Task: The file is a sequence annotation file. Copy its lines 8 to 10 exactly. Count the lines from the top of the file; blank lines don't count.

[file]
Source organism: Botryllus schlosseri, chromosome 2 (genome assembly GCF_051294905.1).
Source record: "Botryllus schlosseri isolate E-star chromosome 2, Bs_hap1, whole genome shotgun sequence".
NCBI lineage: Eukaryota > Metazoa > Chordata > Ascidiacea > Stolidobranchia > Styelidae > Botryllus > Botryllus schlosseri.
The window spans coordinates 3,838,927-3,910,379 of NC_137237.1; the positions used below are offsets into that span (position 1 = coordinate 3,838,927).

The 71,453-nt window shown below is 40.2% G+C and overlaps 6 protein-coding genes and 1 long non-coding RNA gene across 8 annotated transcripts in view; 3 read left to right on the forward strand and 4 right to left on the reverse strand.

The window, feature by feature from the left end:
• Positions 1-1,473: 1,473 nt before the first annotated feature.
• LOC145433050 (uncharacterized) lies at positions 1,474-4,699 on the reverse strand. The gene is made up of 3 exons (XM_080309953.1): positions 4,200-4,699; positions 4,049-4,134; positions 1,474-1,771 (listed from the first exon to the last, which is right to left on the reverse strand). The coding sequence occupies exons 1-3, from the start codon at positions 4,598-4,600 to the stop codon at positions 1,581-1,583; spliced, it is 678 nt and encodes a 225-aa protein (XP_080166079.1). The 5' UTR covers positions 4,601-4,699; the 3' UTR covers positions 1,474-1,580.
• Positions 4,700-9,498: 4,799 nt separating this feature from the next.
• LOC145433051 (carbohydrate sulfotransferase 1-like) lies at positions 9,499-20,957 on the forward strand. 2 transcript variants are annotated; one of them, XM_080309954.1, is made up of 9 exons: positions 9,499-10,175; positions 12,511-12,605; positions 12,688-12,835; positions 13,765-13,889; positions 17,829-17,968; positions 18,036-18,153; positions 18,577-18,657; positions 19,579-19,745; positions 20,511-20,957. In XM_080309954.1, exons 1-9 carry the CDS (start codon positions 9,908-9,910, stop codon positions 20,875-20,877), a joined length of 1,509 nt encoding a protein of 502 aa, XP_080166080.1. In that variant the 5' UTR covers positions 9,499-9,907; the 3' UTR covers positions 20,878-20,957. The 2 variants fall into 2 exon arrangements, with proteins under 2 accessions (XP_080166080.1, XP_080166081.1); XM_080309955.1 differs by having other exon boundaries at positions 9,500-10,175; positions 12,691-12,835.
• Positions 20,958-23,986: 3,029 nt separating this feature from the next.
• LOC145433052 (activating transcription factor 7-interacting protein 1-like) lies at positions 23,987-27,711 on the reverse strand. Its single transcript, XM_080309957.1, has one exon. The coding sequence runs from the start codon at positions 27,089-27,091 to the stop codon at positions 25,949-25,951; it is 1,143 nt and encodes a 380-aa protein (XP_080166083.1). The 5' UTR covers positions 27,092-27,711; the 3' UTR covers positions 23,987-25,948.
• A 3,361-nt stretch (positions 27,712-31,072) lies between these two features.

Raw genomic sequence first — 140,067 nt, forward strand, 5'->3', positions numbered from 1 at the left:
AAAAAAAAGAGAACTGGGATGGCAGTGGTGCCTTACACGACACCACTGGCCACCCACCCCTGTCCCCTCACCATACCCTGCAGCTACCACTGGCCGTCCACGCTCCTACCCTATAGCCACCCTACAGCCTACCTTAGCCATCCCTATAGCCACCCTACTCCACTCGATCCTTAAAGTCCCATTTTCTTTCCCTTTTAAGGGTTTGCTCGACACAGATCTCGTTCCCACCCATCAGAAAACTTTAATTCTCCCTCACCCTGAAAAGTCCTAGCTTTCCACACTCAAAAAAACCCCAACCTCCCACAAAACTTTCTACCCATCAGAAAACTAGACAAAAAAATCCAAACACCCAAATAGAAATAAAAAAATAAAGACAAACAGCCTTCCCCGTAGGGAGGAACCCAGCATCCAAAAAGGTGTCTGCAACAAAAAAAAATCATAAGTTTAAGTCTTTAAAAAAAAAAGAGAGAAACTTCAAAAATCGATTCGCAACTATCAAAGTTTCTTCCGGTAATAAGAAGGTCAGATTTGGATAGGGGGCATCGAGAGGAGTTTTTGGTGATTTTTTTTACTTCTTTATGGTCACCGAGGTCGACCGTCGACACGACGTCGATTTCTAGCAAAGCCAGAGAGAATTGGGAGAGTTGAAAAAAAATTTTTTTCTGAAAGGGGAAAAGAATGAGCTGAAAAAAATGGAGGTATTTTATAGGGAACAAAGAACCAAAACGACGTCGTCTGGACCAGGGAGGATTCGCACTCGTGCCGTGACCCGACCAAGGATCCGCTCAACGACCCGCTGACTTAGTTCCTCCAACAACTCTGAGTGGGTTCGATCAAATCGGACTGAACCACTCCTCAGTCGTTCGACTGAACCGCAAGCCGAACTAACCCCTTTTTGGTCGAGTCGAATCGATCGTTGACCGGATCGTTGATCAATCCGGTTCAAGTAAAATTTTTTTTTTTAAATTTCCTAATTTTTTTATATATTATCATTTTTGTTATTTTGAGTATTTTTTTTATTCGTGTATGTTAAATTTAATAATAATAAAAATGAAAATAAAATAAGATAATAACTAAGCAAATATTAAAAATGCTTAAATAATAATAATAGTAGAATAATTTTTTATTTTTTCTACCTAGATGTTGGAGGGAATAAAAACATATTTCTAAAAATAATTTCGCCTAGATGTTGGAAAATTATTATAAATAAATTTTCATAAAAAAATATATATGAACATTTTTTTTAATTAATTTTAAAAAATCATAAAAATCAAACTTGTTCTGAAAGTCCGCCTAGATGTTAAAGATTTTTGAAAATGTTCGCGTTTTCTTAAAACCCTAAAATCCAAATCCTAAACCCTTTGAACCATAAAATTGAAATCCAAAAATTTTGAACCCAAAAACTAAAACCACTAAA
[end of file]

• LOC145433050 (uncharacterized) lies at positions 1,474-4,699 on the reverse strand. The gene is made up of 3 exons (XM_080309953.1): positions 4,200-4,699; positions 4,049-4,134; positions 1,474-1,771 (listed from the first exon to the last, which is right to left on the reverse strand). The coding sequence occupies exons 1-3, from the start codon at positions 4,598-4,600 to the stop codon at positions 1,581-1,583; spliced, it is 678 nt and encodes a 225-aa protein (XP_080166079.1). The 5' UTR covers positions 4,601-4,699; the 3' UTR covers positions 1,474-1,580.
• Positions 4,700-9,498: 4,799 nt separating this feature from the next.
• LOC145433051 (carbohydrate sulfotransferase 1-like) lies at positions 9,499-20,957 on the forward strand. 2 transcript variants are annotated; one of them, XM_080309954.1, is made up of 9 exons: positions 9,499-10,175; positions 12,511-12,605; positions 12,688-12,835; positions 13,765-13,889; positions 17,829-17,968; positions 18,036-18,153; positions 18,577-18,657; positions 19,579-19,745; positions 20,511-20,957. In XM_080309954.1, exons 1-9 carry the CDS (start codon positions 9,908-9,910, stop codon positions 20,875-20,877), a joined length of 1,509 nt encoding a protein of 502 aa, XP_080166080.1. In that variant the 5' UTR covers positions 9,499-9,907; the 3' UTR covers positions 20,878-20,957. The 2 variants fall into 2 exon arrangements, with proteins under 2 accessions (XP_080166080.1, XP_080166081.1); XM_080309955.1 differs by having other exon boundaries at positions 9,500-10,175; positions 12,691-12,835.